Bernanke's Blame Game Sends Fingers Flying
The biggest case yet of the pot calling the kettle black.
Federal Reserve Chairman Ben Bernanke is back at it again, pointing the crisis finger at everyone but himself. To be sure, there are plenty of congressional clowns deserving of a Babe Ruth-style point, but the biggest one should be directed at Bernanke himself.
Please consider the New York Times' Bernanke Blames Weak Regulation for Financial Crisis:
Regulatory failure, not lax monetary policy, was responsible for the housing bubble and subsequent financial crisis of the last decade, Ben S. Bernanke, the Federal Reserve chairman, said in a speech on Sunday.
"Stronger regulation and supervision aimed at problems with underwriting practices and lenders' risk management would have been a more effective and surgical approach to constraining the housing bubble than a general increase in interest rates," Mr. Bernanke, whose nomination for a second term awaits Senate confirmation, said in remarks to the American Economic Association.
Technical models based on historical trends in United States housing prices and monetary policy show that home prices rose much faster than interest rates alone would have predicted, Mr. Bernanke said.
He also argued that trends in other countries demonstrated a "quite weak" connection between housing price appreciation and monetary policy.
Monetary Policy and the Housing Bubble
If you want to wade through 36 pages of self-serving claptrap, please consider Monetary Policy and the Housing Bubble by Ben Bernanke.
US Monetary Policy, 2002-2006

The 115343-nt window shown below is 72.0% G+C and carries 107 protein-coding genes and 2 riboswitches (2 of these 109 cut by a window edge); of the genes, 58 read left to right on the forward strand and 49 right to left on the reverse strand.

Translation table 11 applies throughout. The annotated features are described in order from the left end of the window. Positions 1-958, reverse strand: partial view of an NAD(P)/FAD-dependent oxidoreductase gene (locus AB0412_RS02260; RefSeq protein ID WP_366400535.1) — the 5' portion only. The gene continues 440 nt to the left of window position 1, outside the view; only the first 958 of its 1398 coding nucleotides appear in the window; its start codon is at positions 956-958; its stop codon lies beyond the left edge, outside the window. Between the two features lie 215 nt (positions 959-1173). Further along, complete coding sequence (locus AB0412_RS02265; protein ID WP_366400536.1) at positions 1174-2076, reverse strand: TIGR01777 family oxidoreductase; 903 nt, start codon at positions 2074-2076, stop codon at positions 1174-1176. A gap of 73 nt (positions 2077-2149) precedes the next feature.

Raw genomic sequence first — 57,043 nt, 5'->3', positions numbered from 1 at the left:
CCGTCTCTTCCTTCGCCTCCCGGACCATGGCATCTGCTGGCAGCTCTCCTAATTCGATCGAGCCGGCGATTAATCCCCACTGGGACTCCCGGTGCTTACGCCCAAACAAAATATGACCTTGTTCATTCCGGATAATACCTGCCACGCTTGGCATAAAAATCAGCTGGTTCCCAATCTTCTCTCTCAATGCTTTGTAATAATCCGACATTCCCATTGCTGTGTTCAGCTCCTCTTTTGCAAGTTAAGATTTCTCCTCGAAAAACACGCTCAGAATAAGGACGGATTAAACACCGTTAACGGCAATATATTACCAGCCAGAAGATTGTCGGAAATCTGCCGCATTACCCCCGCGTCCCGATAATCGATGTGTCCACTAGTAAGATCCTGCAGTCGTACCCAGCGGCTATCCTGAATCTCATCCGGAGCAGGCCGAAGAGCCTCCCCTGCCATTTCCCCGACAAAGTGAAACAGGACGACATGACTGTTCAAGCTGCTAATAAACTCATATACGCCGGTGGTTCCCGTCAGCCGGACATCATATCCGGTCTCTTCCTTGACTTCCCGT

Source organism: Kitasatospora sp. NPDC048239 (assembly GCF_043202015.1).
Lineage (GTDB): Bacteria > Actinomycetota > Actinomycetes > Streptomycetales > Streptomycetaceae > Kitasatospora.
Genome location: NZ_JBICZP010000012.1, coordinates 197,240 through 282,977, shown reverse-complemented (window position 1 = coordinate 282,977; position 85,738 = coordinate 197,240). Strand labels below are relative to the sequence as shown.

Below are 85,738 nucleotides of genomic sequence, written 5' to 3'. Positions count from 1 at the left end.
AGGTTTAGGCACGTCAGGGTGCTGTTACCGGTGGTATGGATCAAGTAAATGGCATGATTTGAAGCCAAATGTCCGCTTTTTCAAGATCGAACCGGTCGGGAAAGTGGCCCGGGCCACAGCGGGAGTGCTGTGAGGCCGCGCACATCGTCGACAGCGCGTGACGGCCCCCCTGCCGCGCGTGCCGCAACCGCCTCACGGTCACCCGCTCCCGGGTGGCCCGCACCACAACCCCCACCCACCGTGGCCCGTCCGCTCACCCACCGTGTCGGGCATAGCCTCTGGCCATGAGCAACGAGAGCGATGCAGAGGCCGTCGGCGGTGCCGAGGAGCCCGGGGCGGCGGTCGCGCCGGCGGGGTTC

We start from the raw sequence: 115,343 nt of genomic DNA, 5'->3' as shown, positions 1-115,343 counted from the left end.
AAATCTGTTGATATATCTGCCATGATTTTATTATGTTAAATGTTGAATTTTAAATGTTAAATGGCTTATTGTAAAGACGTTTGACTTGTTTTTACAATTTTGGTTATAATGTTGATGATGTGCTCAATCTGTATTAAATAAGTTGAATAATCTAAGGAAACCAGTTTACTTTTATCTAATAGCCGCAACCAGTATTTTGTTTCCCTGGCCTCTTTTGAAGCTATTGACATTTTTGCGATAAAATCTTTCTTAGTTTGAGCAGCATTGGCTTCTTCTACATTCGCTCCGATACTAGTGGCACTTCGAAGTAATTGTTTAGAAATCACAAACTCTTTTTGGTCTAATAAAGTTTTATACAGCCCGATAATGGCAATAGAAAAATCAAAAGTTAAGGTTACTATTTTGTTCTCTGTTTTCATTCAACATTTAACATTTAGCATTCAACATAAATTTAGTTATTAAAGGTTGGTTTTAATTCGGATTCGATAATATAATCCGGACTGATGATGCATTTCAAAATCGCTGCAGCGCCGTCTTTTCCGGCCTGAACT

The aggressive monetary policy response in 2002 and 2003 was motivated by two principal factors. First, although the recession technically ended in late 2001, the recovery remained quite weak and "jobless" into the latter part of 2003. Real gross domestic product (GDP), which normally grows above trend in the early stages of an economic expansion, rose at an average pace just above 2% in 2002 and the first half of 2003, a rate insufficient to halt continued increases in the unemployment rate, which peaked above 6% in the first half of 2003.
Second, the Federal Open Market Committee's policy response also reflected concerns about a possible unwelcome decline in inflation. Taking note of the painful experience of Japan, policymakers worried that the United States might sink into deflation and that, as one consequence, the FOMC's target interest rate might hit its zero lower bound, limiting the scope for further monetary accommodation. FOMC decisions during this period were informed by a strong consensus among researchers that, when faced with the risk of hitting the zero lower bound, policymakers should lower rates preemptively, thereby reducing the probability of ultimately being constrained by the lower bound on the policy interest rate ...
All efforts should be made to strengthen our regulatory system to prevent a recurrence of the crisis, and to cushion the effects if another crisis occurs. However, if adequate reforms are not made, or if they are made but prove insufficient to prevent dangerous buildups of financial risks, we must remain open to using monetary policy as a supplementary tool for addressing those risks -- proceeding cautiously and always keeping in mind the inherent difficulties of that approach. Clearly, we still have much to learn about how best to make monetary policy and to meet threats to financial stability in this new era. Maintaining flexibility and an open mind will be essential for successful policymaking as we feel our way forward.
You'll have to read the full text to see, but amazingly Bernanke is sticking with his Savings Glut Theory as the reason for the housing bubble, as if massive credit expansion in the US and monetary printing in China somehow constitute a "savings glut".
Please see Bernanke Blames Saving Glut for Housing Bubble for a rebuttal of Bernanke's thesis. Bear in mind that it's absolutely impossible to have too much savings.
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